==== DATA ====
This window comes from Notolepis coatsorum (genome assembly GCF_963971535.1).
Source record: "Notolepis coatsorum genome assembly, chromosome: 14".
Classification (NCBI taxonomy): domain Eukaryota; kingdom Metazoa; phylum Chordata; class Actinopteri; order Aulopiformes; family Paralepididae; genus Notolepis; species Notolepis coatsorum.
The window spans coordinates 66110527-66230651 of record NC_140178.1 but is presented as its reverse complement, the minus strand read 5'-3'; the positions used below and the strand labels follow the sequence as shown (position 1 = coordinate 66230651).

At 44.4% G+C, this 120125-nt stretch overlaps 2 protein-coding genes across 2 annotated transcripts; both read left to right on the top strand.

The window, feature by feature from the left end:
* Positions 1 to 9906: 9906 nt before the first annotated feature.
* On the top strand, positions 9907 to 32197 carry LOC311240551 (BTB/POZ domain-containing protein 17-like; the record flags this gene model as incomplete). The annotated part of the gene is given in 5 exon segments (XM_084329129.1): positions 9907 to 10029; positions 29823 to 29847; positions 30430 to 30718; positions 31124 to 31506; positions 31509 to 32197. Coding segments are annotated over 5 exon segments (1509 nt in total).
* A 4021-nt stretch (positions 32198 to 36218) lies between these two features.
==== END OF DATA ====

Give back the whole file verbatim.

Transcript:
This window comes from Notolepis coatsorum (genome assembly GCF_963971535.1).
Source record: "Notolepis coatsorum genome assembly, chromosome: 14".
Classification (NCBI taxonomy): domain Eukaryota; kingdom Metazoa; phylum Chordata; class Actinopteri; order Aulopiformes; family Paralepididae; genus Notolepis; species Notolepis coatsorum.
The window spans coordinates 66110527-66230651 of record NC_140178.1 but is presented as its reverse complement, the minus strand read 5'-3'; the positions used below and the strand labels follow the sequence as shown (position 1 = coordinate 66230651).

At 44.4% G+C, this 120125-nt stretch overlaps 2 protein-coding genes across 2 annotated transcripts; both read left to right on the top strand.

The window, feature by feature from the left end:
* Positions 1 to 9906: 9906 nt before the first annotated feature.
* On the top strand, positions 9907 to 32197 carry LOC311240551 (BTB/POZ domain-containing protein 17-like; the record flags this gene model as incomplete). The annotated part of the gene is given in 5 exon segments (XM_084329129.1): positions 9907 to 10029; positions 29823 to 29847; positions 30430 to 30718; positions 31124 to 31506; positions 31509 to 32197. Coding segments are annotated over 5 exon segments (1509 nt in total).
* A 4021-nt stretch (positions 32198 to 36218) lies between these two features.